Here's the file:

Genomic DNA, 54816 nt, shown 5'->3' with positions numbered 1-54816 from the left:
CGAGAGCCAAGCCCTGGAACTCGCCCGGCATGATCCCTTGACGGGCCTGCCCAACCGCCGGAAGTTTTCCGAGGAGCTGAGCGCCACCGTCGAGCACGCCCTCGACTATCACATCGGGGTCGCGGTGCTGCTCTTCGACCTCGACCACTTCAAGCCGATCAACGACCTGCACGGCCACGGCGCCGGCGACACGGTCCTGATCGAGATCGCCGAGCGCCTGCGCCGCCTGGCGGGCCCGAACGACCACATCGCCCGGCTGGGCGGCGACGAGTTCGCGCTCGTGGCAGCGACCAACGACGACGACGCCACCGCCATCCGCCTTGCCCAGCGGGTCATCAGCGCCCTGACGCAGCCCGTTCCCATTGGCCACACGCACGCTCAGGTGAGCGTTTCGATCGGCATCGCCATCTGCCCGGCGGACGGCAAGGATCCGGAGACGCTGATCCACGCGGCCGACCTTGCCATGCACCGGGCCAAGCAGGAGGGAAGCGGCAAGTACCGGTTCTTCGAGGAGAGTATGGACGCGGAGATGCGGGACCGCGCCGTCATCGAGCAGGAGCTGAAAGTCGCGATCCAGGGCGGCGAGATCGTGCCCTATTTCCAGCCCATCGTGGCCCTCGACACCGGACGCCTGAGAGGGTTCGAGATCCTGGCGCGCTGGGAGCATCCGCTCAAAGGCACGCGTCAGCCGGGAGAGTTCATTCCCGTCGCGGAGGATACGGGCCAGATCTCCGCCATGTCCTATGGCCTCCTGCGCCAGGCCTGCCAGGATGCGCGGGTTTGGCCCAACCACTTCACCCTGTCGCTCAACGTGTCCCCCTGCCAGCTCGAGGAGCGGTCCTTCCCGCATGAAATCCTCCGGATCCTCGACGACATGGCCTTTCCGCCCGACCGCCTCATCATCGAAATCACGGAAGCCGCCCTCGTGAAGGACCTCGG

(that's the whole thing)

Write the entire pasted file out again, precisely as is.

Genomic DNA, 54816 nt, shown 5'->3' with positions numbered 1-54816 from the left:
CGAGAGCCAAGCCCTGGAACTCGCCCGGCATGATCCCTTGACGGGCCTGCCCAACCGCCGGAAGTTTTCCGAGGAGCTGAGCGCCACCGTCGAGCACGCCCTCGACTATCACATCGGGGTCGCGGTGCTGCTCTTCGACCTCGACCACTTCAAGCCGATCAACGACCTGCACGGCCACGGCGCCGGCGACACGGTCCTGATCGAGATCGCCGAGCGCCTGCGCCGCCTGGCGGGCCCGAACGACCACATCGCCCGGCTGGGCGGCGACGAGTTCGCGCTCGTGGCAGCGACCAACGACGACGACGCCACCGCCATCCGCCTTGCCCAGCGGGTCATCAGCGCCCTGACGCAGCCCGTTCCCATTGGCCACACGCACGCTCAGGTGAGCGTTTCGATCGGCATCGCCATCTGCCCGGCGGACGGCAAGGATCCGGAGACGCTGATCCACGCGGCCGACCTTGCCATGCACCGGGCCAAGCAGGAGGGAAGCGGCAAGTACCGGTTCTTCGAGGAGAGTATGGACGCGGAGATGCGGGACCGCGCCGTCATCGAGCAGGAGCTGAAAGTCGCGATCCAGGGCGGCGAGATCGTGCCCTATTTCCAGCCCATCGTGGCCCTCGACACCGGACGCCTGAGAGGGTTCGAGATCCTGGCGCGCTGGGAGCATCCGCTCAAAGGCACGCGTCAGCCGGGAGAGTTCATTCCCGTCGCGGAGGATACGGGCCAGATCTCCGCCATGTCCTATGGCCTCCTGCGCCAGGCCTGCCAGGATGCGCGGGTTTGGCCCAACCACTTCACCCTGTCGCTCAACGTGTCCCCCTGCCAGCTCGAGGAGCGGTCCTTCCCGCATGAAATCCTCCGGATCCTCGACGACATGGCCTTTCCGCCCGACCGCCTCATCATCGAAATCACGGAAGCCGCCCTCGTGAAGGACCTCGG